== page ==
Taylor Hubbard's interesting background called for an equally interesting and unique place to call home.
The son of American diplomats, he grew up in several parts of the world and spent a long time in the Philippines, where his father served as ambassador. Hubbard's collection of Asian furniture, arts and artifacts would travel with him from a Washington rental property to his first home in Baltimore.
In February 2007, Hubbard, a freelance writer and editor, purchased a quaint, circa 1790 two-story brick rowhouse with a third-floor garret on Tyson Street in the city's Mount Vernon neighborhood. He paid $222,500 for the property that he says was in fairly good condition. He spent an additional $5,000 on paint and landscaping for his 10-foot-deep, enclosed backyard.
His little house - "don't call it cute," he says - is 13 feet wide by 55 feet long and sits among other, similar structures that appear to be out of a scene from a Dickens novel. A whitewashed brick exterior, flower boxes and worn wooden steps lead to a bright red front door.
Many of the home's interior details have remained intact over the years. The wood ceiling beams are exposed in the living room, with two exposed brick walls juxtaposed with two painted a warm yellow. A fireplace serves as a television cabinet. Pine floorboards of random widths shine with the patina of age.
Hubbard has decorated the room in eclectic fashion. A traditional sofa, with slipcovers in a Ralph Lauren floral design, share space with a pair of Danish modern side chairs placed in front of the lone window. In place of curtains, Hubbard has hung two framed Japanese glass paintings, reminiscent, he says, of Baltimore's painted screens. A wooden shelf unit in the room serves as a display case for wooden sculptures and figurines collected in the Philippines.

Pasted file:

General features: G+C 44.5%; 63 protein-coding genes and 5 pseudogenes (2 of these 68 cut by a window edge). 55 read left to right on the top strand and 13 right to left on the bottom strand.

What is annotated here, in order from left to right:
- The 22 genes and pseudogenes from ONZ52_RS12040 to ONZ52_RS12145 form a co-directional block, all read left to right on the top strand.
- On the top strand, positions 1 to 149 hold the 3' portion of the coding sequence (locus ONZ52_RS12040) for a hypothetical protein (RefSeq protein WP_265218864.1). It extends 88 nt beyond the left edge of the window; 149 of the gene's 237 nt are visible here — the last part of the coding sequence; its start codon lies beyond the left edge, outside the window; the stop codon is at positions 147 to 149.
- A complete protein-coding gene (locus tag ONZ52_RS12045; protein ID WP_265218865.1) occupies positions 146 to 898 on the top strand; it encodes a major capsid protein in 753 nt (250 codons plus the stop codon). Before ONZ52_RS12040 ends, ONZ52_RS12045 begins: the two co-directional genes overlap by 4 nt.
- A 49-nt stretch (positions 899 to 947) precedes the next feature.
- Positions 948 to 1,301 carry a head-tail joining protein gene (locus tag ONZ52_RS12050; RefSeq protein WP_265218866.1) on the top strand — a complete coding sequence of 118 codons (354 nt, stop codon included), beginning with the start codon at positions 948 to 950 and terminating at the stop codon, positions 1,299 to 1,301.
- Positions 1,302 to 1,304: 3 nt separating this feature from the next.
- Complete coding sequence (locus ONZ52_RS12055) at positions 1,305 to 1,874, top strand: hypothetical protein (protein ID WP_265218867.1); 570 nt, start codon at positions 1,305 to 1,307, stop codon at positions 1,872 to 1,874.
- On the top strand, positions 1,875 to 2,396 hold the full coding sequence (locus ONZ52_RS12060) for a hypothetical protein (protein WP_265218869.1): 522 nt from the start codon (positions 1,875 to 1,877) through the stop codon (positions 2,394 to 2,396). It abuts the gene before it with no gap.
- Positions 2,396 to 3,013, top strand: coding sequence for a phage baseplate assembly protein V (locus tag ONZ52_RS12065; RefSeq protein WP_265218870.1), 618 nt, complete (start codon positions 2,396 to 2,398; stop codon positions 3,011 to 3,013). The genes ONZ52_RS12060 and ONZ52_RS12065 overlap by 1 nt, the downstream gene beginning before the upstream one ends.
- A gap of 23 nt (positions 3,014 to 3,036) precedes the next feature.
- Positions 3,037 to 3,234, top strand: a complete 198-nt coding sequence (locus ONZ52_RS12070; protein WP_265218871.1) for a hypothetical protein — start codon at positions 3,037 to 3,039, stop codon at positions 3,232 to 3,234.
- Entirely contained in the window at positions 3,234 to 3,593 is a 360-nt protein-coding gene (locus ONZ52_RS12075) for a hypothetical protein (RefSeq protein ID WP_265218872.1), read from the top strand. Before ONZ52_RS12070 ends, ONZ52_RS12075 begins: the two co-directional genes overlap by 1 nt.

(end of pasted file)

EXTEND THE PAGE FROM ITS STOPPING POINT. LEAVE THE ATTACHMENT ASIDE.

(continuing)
An open, plain staircase - minus banister - separates the living room from the back of the house, where the dining room and kitchen are adjoining.
In the dining room, a magnificent, contemporary walnut table takes center stage in a room whose walls are treated to several landscapes painted on cardboard by Hubbard's great-grandmother. Wooden masks from Nepal are interspersed among the artwork.
"Everything I own seems to fit nicely in the house," Hubbard said, pointing out an oak hope chest from the Philippines on which the country's native wicker baskets are showcased.
A plastic lamp, petal shaped and creamy white, is affixed to the ceiling over the table.
Hubbard's kitchen is sleek and functional. White laminate cupboards and gray laminate countertops cradling a stainless sink coordinate flawlessly with the room's slate flooring. Hubbard said that he is forever in the debt of the previous owners, both architects, for the renovation job they did in the 1990s. Large sliders on the rear exterior wall open onto a tiny walled garden, where Hubbard has cultivated crocuses, daffodils, lavender, monkey grass and herbs.
"In the 1940s, there were no fences between the gardens," he said. "It was really a communal place."
The home's second story features a master bedroom filled with colorful, framed posters from the West Indies and several framed Ansel Adams photographs. A table lamp with a Chinese abacus base sits on a walnut end table.
The room is painted a deep forest green, a delightful contrast to the blond, birch wood of the furniture suite. The rear portion of the second level serves as Hubbard's office.
"This is absolutely one of my very favorite rooms up here," Hubbard said, climbing a narrow staircase to the third-floor garret over the home's original lone front room on each level.
Here, under a sloping ceiling, the walls are painted white. A dormer window with a deep sill faces the street; plants on the sill enjoy the southern exposure. A colorful marionette from Burma hangs on the wall, delightfully visible from a small bed placed in an opposite corner. The garret's back window overlooks a large magnolia tree beginning to bloom in the garden below.
"I'm like a monkey in this house," Hubbard said of what he sees as a perfect fit for him and his treasures. "It's been a horrible year trying to find work, but this house has grounded me."